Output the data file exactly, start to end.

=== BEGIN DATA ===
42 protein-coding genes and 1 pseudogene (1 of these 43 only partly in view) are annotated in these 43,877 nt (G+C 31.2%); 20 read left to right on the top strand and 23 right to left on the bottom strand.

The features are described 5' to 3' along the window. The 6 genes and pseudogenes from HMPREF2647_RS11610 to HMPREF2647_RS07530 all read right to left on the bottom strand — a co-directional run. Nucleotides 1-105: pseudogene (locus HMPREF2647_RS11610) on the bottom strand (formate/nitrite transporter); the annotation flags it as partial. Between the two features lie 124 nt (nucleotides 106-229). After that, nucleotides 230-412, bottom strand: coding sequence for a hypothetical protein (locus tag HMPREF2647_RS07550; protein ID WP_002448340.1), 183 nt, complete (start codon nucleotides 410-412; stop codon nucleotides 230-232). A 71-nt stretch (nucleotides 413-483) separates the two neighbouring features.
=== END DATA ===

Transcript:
42 protein-coding genes and 1 pseudogene (1 of these 43 only partly in view) are annotated in these 43,877 nt (G+C 31.2%); 20 read left to right on the top strand and 23 right to left on the bottom strand.

The features are described 5' to 3' along the window. The 6 genes and pseudogenes from HMPREF2647_RS11610 to HMPREF2647_RS07530 all read right to left on the bottom strand — a co-directional run. Nucleotides 1-105: pseudogene (locus HMPREF2647_RS11610) on the bottom strand (formate/nitrite transporter); the annotation flags it as partial. Between the two features lie 124 nt (nucleotides 106-229). After that, nucleotides 230-412, bottom strand: coding sequence for a hypothetical protein (locus tag HMPREF2647_RS07550; protein ID WP_002448340.1), 183 nt, complete (start codon nucleotides 410-412; stop codon nucleotides 230-232). A 71-nt stretch (nucleotides 413-483) separates the two neighbouring features.